First, you have a few more days to answer our very simple trivia question — for a chance to win a $100 gift certificate to Clinton Street Baking Company (see the inviting photo posted above if you need motivation). Just go to our Facebook page to take part.
Second, pull up the Nom Wah Tea Parlor coupon on your mobile device for a free dim sum dish any evening through 8/2012. You can use the QR code in the magazine or go directly to Nom Wah’s page on The Lo-Down.
Finally, get $2 off any purchase at Barramundi, the Clinton Street watering hole, when you show your coupon from the magazine. For this one you’ve got to get your hands on our “analog edition.”
What's next for Oliva, the tapas place at Houston and Allen? April Bloomfield takes a pass.
Restaurant and bar news in advance of the weekend:
- Is the new Pok Pok Wing on Rivington Street living up to all its hype? The first round of feedback is mostly good. (Eater)
- Balancing good coffee with long prep times: a tour around the LES and East Village’s java shops. (DNA Info)
- A behind-the-scenes slideshow of Nom Wah Tea Parlor. (SeriousEats)
- The Grand Street CSA has new farmers for 2012; meet them and register for the new season at an event on Jan. 30. (GrandStreetCSA)
- A visit to Booker & Dax, the new high-tech cocktail bar that just opened in the old Milk Bar space. (NYT)
Illustration by Elizabeth Daggar via newamsterdammarket.org
A few food headlines from around the neighborhood today:
- The New Amsterdam Market holds its first Peck Slip Pickle Festival on Sunday, 11 a.m to 5 p.m. On tap: 75 vendor stalls, including 20 serving pickled and fermented products, three regional beers, a talk by Mimi Sheraton on pickles and bialys and more.
- The Village Voice‘s Fork in the Road blog samples the fare at Masala Wala, new on Essex Street.
- The East Village’s pizzeria boom continues: Chef Michael White (of Marea and Ai Fiori) talks to the NYT’s Flo Fab about plans for Nicoletta, his new pie place on Second Avenue at 10th Street.
- Metromix checks in on LES newcomers Viktor & Spoils and Grit ‘N’ Glory.
- If you didn’t get enough Nom Wah news here yesterday, check out the lovely profile of the historic dim sum parlor Amanda Kludt wrote for Eater.
Photo via Nom Wah Tea Parlor's Facebook page. Wilson is the tall guy in the center.
The historic Nom Wah Tea Parlor on Doyers Street has been serving some of the best dim sum in Chinatown for generations. These days, the New York Post reports, it’s also one of several businesses making Chinatown a “hot” nightlife destination. In the past year since 32-year old Wilson Tang restored, updated and reopened his family’s restaurant, he has become a popular guy both in the mainstream and social media worlds.
Just the other day, Wong Fu Productions, the YouTube sensation, were in the restaurant to shoot a video for Asian supergroup Magnetic North & Taiyo Na (see photo). As the Post article points out, some people (including City Councilmember Margaret Chin) welcome the new nightlife scene in the neighborhood, where the “sidewalks are rolled up by 9 p.m.” Others, however, are dismayed, seeing the threat of gentrification as “hipsters” and other “tastemakers” descend on Chinatown.
Nom Wah Tea Parlor is hanging in there. Better hurry, might not be open much longer!
Nom Wah Tea Parlor proprietor Wilson Tang emailed us last night with news of a little get-together at his newly renovated Doyers Street restaurant. Everyone’s invited to stop by July 27th for a “Summer Get Down in Chinatown,” co-sponsored by Wilson and Craig Nelson, the creator of the new Chinatown Chowdown iphone/ipad App. You can check out the Facebook events page for more info. In other tea parlor news, the restaurant will be staying open later on Fridays and Saturdays (until 10 p.m.) to satisfy your late night dim sun cravings.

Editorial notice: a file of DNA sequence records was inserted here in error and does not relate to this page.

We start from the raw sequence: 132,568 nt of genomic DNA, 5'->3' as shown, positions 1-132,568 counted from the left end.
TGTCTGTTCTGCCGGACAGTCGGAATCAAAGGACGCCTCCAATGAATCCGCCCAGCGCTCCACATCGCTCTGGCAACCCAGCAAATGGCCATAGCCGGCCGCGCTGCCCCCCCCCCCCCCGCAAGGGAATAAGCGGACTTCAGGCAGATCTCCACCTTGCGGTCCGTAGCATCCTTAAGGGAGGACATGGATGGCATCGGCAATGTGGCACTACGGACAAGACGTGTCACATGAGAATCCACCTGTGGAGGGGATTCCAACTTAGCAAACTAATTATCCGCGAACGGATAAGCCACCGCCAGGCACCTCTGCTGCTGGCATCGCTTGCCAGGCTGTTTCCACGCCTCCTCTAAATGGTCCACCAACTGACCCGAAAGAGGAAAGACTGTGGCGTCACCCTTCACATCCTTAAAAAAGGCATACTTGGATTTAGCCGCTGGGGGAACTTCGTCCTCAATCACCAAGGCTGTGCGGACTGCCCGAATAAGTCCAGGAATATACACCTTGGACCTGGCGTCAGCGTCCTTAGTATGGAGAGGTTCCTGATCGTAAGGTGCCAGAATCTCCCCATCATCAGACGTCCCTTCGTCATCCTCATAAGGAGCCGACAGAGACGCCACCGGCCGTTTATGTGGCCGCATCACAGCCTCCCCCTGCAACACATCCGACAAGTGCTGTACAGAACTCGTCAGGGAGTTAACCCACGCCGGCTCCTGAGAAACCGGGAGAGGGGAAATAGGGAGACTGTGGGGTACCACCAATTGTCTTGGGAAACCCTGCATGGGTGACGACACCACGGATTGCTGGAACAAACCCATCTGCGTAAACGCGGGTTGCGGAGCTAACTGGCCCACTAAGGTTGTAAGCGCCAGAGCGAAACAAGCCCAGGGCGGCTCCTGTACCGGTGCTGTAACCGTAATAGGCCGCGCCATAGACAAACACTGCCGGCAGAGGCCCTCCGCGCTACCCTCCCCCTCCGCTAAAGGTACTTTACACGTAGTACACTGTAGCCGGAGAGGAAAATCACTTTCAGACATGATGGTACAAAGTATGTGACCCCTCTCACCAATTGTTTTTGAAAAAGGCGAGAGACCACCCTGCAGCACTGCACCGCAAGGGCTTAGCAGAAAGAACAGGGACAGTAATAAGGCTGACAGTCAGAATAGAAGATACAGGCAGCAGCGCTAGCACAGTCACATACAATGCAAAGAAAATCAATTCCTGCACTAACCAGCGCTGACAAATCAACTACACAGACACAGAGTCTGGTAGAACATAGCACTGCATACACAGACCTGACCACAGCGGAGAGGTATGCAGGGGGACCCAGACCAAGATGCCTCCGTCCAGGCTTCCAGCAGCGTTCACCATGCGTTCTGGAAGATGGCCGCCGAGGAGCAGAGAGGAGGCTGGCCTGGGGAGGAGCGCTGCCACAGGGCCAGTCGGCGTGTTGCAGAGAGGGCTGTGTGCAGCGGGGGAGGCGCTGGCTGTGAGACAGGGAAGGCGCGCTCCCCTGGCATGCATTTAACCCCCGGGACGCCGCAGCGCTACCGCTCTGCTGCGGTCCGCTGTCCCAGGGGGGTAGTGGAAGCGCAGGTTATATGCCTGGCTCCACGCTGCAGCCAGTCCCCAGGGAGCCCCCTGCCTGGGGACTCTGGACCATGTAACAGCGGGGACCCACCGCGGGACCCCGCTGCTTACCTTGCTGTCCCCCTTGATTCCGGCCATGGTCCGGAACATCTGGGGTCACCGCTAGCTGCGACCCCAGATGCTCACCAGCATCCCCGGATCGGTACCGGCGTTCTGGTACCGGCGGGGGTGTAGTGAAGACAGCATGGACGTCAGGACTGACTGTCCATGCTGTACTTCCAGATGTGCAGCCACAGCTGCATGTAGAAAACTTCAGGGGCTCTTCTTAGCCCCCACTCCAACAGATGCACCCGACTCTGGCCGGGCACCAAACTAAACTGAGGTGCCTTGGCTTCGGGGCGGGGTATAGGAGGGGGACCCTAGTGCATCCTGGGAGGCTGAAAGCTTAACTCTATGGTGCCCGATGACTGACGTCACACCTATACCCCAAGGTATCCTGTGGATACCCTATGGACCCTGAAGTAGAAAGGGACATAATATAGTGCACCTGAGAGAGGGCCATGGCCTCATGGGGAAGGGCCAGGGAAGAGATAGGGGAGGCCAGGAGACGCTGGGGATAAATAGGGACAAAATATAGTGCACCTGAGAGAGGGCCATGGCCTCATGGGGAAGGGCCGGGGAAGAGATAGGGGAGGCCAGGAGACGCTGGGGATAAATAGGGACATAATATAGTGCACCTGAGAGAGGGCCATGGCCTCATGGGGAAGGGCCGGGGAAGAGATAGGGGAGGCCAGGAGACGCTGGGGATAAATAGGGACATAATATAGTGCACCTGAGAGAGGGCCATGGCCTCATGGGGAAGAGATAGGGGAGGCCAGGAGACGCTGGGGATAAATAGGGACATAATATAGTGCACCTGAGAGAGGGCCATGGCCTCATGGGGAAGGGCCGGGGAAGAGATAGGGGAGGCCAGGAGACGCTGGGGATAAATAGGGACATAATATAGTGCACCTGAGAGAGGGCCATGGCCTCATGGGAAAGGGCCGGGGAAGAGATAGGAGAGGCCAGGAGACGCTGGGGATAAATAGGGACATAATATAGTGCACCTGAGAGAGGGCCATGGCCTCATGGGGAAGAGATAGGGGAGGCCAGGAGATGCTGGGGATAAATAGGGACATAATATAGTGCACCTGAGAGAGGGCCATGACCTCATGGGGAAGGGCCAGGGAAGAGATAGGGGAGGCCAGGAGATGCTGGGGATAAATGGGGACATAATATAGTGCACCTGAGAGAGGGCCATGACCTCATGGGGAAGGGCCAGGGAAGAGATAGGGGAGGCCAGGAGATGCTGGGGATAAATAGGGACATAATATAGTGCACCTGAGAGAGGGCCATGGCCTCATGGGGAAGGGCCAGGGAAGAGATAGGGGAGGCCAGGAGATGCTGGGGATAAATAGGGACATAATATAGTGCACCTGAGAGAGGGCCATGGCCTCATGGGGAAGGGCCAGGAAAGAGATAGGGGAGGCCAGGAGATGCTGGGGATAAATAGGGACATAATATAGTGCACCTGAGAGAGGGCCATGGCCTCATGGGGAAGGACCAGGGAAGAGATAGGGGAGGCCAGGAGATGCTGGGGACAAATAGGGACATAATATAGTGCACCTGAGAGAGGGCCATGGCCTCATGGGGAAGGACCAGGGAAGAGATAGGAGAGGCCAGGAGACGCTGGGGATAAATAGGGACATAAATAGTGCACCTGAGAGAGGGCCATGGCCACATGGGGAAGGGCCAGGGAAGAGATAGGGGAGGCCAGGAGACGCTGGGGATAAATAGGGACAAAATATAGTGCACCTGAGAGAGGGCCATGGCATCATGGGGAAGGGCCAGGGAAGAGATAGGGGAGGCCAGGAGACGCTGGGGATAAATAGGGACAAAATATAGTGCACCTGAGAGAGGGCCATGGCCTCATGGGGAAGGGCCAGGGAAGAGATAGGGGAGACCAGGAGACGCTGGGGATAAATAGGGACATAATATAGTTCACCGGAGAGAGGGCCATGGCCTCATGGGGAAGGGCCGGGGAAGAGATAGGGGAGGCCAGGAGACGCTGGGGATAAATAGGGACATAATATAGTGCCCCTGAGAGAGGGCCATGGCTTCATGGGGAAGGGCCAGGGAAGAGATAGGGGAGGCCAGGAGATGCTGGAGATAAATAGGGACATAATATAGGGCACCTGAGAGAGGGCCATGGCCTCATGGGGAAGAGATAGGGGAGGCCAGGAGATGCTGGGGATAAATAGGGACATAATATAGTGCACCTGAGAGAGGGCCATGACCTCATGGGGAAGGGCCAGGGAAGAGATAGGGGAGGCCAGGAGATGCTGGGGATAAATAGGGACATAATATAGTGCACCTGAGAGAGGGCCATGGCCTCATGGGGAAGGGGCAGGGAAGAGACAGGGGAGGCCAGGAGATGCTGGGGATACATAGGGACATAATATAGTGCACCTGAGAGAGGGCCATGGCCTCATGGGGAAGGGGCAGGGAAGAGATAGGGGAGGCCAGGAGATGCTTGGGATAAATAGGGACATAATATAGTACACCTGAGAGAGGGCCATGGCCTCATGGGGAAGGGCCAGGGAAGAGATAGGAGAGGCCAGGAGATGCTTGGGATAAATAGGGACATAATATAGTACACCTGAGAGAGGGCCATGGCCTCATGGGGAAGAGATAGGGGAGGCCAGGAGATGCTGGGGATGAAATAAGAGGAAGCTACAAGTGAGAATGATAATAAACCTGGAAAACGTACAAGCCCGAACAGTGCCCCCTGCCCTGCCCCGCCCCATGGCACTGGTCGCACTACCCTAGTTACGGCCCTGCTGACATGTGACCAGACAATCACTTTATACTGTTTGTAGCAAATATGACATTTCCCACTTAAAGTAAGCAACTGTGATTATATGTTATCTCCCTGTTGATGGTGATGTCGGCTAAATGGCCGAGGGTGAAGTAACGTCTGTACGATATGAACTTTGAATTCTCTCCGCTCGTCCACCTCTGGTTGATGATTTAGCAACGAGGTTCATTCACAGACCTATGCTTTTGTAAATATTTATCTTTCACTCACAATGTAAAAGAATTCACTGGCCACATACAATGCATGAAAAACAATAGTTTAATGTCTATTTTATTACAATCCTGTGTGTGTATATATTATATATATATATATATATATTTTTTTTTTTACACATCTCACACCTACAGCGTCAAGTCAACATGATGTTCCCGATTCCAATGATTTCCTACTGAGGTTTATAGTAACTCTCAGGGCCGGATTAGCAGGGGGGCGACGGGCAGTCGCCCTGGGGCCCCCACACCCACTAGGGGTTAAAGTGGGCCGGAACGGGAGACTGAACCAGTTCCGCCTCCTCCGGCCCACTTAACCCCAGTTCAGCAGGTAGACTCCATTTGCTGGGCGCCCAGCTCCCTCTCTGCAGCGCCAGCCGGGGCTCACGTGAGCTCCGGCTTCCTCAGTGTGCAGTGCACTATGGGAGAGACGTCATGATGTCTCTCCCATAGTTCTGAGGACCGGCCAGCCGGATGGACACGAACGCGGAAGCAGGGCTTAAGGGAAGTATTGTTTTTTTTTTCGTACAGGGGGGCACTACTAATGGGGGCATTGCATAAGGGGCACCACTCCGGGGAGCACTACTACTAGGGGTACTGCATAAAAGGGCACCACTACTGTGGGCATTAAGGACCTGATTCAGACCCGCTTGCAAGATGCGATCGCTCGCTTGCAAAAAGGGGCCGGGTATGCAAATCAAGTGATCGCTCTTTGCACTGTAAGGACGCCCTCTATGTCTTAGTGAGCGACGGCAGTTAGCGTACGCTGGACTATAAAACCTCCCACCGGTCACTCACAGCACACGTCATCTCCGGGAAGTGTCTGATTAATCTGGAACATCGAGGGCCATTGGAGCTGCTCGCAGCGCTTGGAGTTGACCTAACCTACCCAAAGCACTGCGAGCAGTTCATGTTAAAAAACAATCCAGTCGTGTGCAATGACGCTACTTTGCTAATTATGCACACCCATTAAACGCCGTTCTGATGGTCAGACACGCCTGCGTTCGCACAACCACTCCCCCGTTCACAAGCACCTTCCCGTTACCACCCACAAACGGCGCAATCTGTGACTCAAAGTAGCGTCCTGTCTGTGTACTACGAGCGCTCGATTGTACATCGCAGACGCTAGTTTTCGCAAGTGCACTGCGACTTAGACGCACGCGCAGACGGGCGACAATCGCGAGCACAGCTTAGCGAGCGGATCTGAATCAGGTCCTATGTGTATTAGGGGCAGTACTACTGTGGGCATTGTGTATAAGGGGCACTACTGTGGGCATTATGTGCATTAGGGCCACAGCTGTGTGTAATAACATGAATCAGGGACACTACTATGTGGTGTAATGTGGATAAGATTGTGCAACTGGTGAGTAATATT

It’s been a good week for Wilson Tang of the Nom Wah Tea Parlor on Doyers Street. He was part of a big spread (and multimedia video piece) in the Times this week.
And now the State Liquor Authority has finally approved his liquor license application. Wilson emailed us last night with the news. Within hours, Nom Wah was serving a selection of beers and wines with some of Chinatown’s best dim sum. Back in April, Wilson suffered through an eight hour Community Board 3 meeting, before the SLA Committee voted to support his application.
It’s going to be a big weekend for Wilson. he’s getting married (the restaurant will be closing early on Saturday, at 4 p.m.)! Congratulations to Wilson and Mae, his wife-to-be!
It’s been quite a week in food and restaurant news on the Lower East Side. In case you missed our new monthly feature about restaurant inspection grades, be sure to check it out; it’s coming your way on the second Wednesday of every month. Our article yesterday about Painkiller’s trademark infringement lawsuit went viral on Facebook and Twitter today, spawning a boycott of the suit’s plaintiff, Pusser’s Rum. In other news around the neighborhood:
- Wilson Tang of Nom Wah Tea Parlor talks about the new generation of Chinatown restaurateurs in a New York Times article and video.
- With backing from Sasha Petraske, Milk and Honey bartender Sam Ross plans to open a new bar called Attaboy at 134 Eldridge St.; Milk and Honey is moving uptown this fall.
- The team behind The Randolph bar and coffee shop plans to open an actual restaurant a few doors down from its current location, at 343 Broome St.
- Prune’s Gabrielle Hamilton says she’s “barely interested” in talking about food these days.
- Cafe Charbon at 170 Orchard is closing, a move that’s been expected since it transferred its liquor license elsewhere earlier this year.
He waited… and waited… and waited. Finally at 2:30 a.m. – eight hours after arriving at Community Board 3’s liquor licensing hearing last week – Wilson Tang won the committee’s approval for a beer and wine license. Last Friday, I stopped by the historic Nom Wah Tea Parlor (est. 1920) to check in with Tang, who recently reopened the restaurant after completing a major restoration of the Chinatown institution.
Was the wait worth it? Wilson says “yes,” although it will probably be a couple of months before the State Liquor Authority signs off on his application. Nom Wah is not following in the footsteps of its naughty neighbor, Apotheke. Some customers have simply been requesting a beer or a glass of wine with their dim sum — and Tang wanted to accommodate them.
On Friday, the “New York Times Effect” was readily apparent. Following last week’s “$25 and Under” column, every table was filled throughout the lunch hour. The clientele was mixed: some Chinatown regulars, some tourists, a few uptown visitors.